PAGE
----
Moving from in-person to virtual spaces during the COVID-19 pandemic has boosted engagement and outreach for many churches, but the transition came with a variety of growing pains, especially around technology and online etiquette.
And the challenges were experienced by both the students and teachers of Bible studies and Sunday school classes, said Jayne Davis, associate pastor for discipleship at First Baptist Church in Wilmington, N.C.
“There was a learning curve in the beginning,” she said of teaching, learning and fellowshipping online. “It was difficult figuring out how to engage when you can’t have eye contact with everyone.”
Davis and other ministers recounted weeks and months of sometimes-exasperating, sometimes-humorous experiences downloading Bible studies, adjusting camera angles, muting and unmuting microphones and trying to find the perfect Zoom background.
And the glitches continue in some contexts as clergy and laity overcome the hurdles of being church in little squares on a screen. “That’s just part of the cost of doing business right now,” Davis said.
Another cost of doing business is the understandable burnout that a lot of people have experienced after 12 months of maintaining virtual congregations, said Philip Vestal, associate pastor at First Baptist Church in Marietta, Ga.
There, the process began “with some learning curves and technical challenges” that morphed into excitement over the novelty of the format before being exposed as a paltry substitute for in-person fellowship, he said.
“What’s better is the flexibility and the convenience” that online classes provide, he said. “What’s worse is the lack of personal presence, the computer glitches and lag times, and not being able to hear each other talk. We also worry about those who didn’t join Zoom, for whatever reason. We don’t want them to feel abandoned.”
Teaching online also added challenges that remain even now, he said. “With Zoom, you have to be patient and more intentional as to identify who is speaking or who is wanting to speak.”
The opening stages of virtual church were among some of the most challenging of the pandemic, said Tommy Bratton, minister of Christian formation at First Baptist Church in Asheville, N.C.
“It’s been difficult. It’s been a huge learning curve.”
The difficulty stemmed from unfamiliarity with the technology and acceptable behaviors in using it, he said. “Early on, muting was a problem and still is a problem. People don’t know how to mute. For other people, it’s volume and their microphones. Sometimes you just can’t hear them.”
Another distraction was — and sometimes still is — the electronic backgrounds Zoom provides. The images, which include nature and space scenes, often make the speaker disappear if the camera or lighting aren’t adjusted properly.
“We spent way too much time early on making sure we had the right background, and people were bouncing in and out of the picture. It was distracting. And we still have the lighting issues for some people — they are always in the dark,” Bratton said.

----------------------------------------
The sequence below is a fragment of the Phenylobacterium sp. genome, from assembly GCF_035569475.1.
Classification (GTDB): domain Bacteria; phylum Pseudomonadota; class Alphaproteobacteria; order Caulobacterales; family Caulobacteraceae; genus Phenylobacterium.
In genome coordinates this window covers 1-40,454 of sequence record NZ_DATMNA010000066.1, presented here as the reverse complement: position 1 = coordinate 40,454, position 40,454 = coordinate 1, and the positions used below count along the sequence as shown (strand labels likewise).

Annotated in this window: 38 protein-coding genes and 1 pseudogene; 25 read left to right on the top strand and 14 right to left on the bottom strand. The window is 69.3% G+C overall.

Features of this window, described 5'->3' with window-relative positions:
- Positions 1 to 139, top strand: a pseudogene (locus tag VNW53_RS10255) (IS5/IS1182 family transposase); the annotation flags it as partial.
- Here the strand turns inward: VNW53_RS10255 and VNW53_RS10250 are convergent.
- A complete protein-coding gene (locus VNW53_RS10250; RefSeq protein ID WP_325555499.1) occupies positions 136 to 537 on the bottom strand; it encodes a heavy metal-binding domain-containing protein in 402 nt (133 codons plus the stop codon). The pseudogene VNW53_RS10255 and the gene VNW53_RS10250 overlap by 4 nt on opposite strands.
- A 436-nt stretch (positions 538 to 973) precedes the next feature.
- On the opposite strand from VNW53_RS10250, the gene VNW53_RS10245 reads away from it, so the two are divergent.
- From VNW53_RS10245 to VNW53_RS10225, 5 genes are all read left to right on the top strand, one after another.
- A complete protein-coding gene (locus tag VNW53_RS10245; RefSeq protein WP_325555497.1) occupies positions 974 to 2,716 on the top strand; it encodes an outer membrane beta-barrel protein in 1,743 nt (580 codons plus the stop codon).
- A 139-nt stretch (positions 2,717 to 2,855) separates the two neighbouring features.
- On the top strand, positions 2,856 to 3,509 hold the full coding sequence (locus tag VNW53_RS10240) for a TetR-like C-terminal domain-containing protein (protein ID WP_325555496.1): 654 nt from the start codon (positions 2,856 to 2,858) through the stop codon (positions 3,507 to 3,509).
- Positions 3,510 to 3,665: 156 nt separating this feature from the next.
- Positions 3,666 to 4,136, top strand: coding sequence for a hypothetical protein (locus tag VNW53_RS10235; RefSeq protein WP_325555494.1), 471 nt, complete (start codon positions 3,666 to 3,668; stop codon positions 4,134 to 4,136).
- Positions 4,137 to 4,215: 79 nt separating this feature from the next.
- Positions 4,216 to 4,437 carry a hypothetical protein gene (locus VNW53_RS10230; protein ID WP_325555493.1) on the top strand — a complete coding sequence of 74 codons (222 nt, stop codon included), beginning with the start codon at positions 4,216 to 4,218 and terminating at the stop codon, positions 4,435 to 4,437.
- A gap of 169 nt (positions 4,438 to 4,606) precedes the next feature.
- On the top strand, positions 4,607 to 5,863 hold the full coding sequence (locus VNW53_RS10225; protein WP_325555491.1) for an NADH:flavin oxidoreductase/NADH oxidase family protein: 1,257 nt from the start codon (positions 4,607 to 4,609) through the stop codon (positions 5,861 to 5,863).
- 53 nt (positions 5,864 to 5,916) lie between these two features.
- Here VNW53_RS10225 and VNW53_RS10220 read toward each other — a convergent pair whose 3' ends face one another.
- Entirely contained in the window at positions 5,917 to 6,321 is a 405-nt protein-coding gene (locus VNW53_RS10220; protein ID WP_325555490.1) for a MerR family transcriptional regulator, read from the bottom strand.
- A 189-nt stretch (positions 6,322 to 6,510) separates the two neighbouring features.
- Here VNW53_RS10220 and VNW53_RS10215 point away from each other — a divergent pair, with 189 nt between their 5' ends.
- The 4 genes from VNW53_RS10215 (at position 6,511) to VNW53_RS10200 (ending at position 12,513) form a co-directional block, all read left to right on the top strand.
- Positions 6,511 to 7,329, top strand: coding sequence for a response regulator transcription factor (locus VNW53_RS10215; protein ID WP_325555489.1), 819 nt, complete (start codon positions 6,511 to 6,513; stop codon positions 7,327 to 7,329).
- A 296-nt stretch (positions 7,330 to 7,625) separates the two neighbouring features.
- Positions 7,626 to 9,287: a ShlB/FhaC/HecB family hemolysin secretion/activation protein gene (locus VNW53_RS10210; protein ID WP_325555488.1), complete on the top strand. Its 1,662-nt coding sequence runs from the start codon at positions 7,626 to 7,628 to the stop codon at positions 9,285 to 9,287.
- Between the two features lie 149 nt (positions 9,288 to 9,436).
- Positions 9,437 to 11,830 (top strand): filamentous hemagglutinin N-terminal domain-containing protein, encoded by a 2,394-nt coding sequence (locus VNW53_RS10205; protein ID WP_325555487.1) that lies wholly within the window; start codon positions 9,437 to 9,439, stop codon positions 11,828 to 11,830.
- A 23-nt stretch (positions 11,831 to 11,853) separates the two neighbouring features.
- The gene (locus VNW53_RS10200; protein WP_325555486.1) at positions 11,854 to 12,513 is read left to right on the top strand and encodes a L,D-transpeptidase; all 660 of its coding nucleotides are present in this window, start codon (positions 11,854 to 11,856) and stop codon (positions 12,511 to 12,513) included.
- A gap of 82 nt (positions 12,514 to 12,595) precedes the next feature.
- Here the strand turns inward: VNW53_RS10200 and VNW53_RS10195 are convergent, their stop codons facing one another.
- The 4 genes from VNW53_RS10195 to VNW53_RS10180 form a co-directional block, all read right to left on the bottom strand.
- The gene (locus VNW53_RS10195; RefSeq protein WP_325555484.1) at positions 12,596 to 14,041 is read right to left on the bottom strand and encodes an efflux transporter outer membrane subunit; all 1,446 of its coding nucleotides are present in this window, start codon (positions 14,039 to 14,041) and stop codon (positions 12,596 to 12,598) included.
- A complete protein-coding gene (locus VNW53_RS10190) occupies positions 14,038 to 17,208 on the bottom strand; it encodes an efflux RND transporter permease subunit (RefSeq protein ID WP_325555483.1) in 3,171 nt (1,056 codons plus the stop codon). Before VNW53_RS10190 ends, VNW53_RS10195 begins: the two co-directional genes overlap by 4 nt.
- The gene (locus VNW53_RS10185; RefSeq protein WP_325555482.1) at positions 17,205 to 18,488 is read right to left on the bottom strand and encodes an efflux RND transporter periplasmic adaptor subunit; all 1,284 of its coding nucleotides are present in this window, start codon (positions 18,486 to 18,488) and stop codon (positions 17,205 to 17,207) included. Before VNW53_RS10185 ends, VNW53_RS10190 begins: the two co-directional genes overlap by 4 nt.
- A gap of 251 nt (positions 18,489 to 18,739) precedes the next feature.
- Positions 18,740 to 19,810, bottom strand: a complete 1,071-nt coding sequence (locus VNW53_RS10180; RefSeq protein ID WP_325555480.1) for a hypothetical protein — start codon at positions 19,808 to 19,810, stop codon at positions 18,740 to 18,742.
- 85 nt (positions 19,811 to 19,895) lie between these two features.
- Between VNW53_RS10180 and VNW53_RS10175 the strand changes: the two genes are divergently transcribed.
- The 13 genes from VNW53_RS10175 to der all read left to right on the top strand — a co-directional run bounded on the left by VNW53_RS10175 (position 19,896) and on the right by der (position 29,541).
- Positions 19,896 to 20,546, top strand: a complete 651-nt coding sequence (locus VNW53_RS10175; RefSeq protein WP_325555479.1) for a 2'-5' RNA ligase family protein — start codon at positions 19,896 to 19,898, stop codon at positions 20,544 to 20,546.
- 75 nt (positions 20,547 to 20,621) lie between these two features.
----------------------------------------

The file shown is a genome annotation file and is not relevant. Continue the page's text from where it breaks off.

Others continue to struggle with their computers or smartphone cameras, resulting in only partial images of their faces or heads showing. “Things are more challenging when people are involved but they are on mute and something distracts them, or you can see them talking off screen. Sometimes they are laughing because someone else is telling them a joke on the chat,” he said.
A dog or cat suddenly entering someone’s square can derail a teacher’s concentration, too, Bratton said. “Anything that was being talked about is totally forgotten and everyone wants to focus on that cute dog. In some ways it can be positive, but in the midst of a focused time, it is a little bit harder.”
It can be equally hard for ministers and other teachers to know when to reign in distracting behaviors during online sessions, said Matt Rollins, minister of spiritual formation and outreach at First Baptist Church of Greenville, S.C.
“Sometimes I worry about sounding rude or controlling or confrontational, which may have more to do with society in the South than with the Zoom age,” he said. “But there have been times when I was reluctant to ask someone to mute themselves because I was worried about how it would come across.”
Those and other “learning curves” have been worth the effort, however, as the congregation strove to remain connected during the coronavirus outbreak, Rollins said.
Nor will they keep the church from increasing its virtual technologies and offerings even after the pandemic eventually subsides, he added. “We have found it to be a good way to engage people going forward and being flexible for people who cannot always get here.”
Davis added the many of the hiccups along the way to virtual church were inevitable but have been worked out as teachers learn more about the technology.
“If there are five people, then I’m good. But if there are 12 or more, I can set it up so we have smaller breakout groups. This is especially good for people who are not as comfortable speaking in large groups,” she said. “You have to think through the logistics of your lessons you might not have before.”
Davis said she views the past 12 months adjusting to virtual technology as preparation for the future. “This ship has sailed. We are not going back to how it was before. We will go back in person, but the technology will be coming with us.”